Preprint Review Version 1 This version is not peer-reviewed

# Revisiting Early-stage COVID-19 Strategy Options

Version 1 : Received: 12 April 2020 / Approved: 20 April 2020 / Online: 20 April 2020 (06:18:33 CEST)

How to cite: Machanick, P. Revisiting Early-stage COVID-19 Strategy Options. Preprints 2020, 2020040361 (doi: 10.20944/preprints202004.0361.v1). Machanick, P. Revisiting Early-stage COVID-19 Strategy Options. Preprints 2020, 2020040361 (doi: 10.20944/preprints202004.0361.v1).

## Abstract

Early-stage interventions in a potential pandemic are important to understand as they can make the difference between runaway exponential growth that is hard to turn back and stopping the spread before it gets that far. COVID-19 is an interesting case study because there have been very different outcomes in different localities. These variations are best studied after the fact if precision is the goal; while a pandemic is still unfolding less precise analysis is of value in attempting to guide localities in the early stages to learn lessons of those that preceded them. I examine two factors that could differentiate strategy: asymptomatic spread and differences in use of the Bacillus Calmette-Guerin (BCG) tuberculosis vaccine. These differences point to the possibility of alternative strategies to prevent COVID-19 from entering the runaway phase. The most promising is testing all contacts of anyone who has tested positive, not only those who are symptomatic. Should this demonstrate asymptomatic transmission, then all contacts of anyone who tests positive should be isolated and tested, and only released from quarantine when it is clear that they are past incubation and not positive.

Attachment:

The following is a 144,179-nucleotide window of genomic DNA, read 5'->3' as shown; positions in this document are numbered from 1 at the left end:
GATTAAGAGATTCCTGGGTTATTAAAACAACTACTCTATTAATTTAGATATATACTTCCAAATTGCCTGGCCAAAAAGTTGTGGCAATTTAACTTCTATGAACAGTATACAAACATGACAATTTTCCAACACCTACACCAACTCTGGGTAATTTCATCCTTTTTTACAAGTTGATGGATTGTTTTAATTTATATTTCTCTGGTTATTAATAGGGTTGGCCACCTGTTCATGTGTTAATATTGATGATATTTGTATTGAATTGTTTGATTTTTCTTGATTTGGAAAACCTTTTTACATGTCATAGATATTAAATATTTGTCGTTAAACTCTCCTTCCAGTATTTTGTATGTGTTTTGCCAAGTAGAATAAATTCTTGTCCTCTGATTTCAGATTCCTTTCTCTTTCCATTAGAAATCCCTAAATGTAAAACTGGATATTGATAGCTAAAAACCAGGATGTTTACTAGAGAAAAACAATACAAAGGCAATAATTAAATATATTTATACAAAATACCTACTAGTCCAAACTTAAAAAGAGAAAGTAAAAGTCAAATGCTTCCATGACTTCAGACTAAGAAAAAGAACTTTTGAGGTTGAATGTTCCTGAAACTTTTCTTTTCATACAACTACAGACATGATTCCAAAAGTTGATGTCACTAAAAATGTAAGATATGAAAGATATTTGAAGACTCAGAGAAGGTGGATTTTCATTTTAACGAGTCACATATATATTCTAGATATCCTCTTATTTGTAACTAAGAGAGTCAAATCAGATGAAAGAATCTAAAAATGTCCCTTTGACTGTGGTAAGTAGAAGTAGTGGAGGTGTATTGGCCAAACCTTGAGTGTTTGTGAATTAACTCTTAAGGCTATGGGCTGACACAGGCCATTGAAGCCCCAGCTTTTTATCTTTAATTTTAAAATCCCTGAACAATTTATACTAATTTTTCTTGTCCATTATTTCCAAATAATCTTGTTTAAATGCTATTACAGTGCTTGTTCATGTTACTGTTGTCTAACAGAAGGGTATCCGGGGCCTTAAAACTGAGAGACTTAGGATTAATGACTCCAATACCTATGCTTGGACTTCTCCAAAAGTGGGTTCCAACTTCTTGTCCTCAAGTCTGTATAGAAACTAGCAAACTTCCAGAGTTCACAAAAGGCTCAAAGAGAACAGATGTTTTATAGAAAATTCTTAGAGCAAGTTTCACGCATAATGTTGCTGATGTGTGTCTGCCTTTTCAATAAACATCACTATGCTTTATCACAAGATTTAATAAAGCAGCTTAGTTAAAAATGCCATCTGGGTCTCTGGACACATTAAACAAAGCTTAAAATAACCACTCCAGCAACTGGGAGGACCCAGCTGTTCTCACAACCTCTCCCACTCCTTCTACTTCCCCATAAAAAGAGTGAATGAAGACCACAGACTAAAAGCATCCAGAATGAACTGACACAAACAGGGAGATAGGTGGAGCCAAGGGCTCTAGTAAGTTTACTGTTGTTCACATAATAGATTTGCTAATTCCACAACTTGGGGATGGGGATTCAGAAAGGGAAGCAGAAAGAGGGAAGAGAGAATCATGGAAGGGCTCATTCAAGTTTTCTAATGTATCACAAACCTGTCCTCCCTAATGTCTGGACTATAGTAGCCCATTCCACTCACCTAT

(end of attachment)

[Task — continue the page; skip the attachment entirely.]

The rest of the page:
## Subject Areas

COVID-19; pandemic; asymptomaticspread; early-stage COVID-19 mitigation

Comment 1
Received: 20 April 2020
Commenter: Philip Machanick (Click to see Publons profile: )
The commenter has declared there is no conflict of interests.
Comment: I corrected a typo in the Abstract: obviously, COVID-9 should be COVID-19. That should reflect once the revision I posted appears.
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Response 1 to Comment 1
Received: 23 April 2020
Commenter: Philip Machanick (Click to see Publons profile: )
The commenter has declared there is no conflict of interests.
Comment: The typo is now corrected.
Comment 2
Received: 20 April 2020
Commenter: Philip Machanick (Click to see Publons profile: )
The commenter has declared there is no conflict of interests.
Comment: One more thing: here is where I graph herd immunity vs. $$R_0$$.
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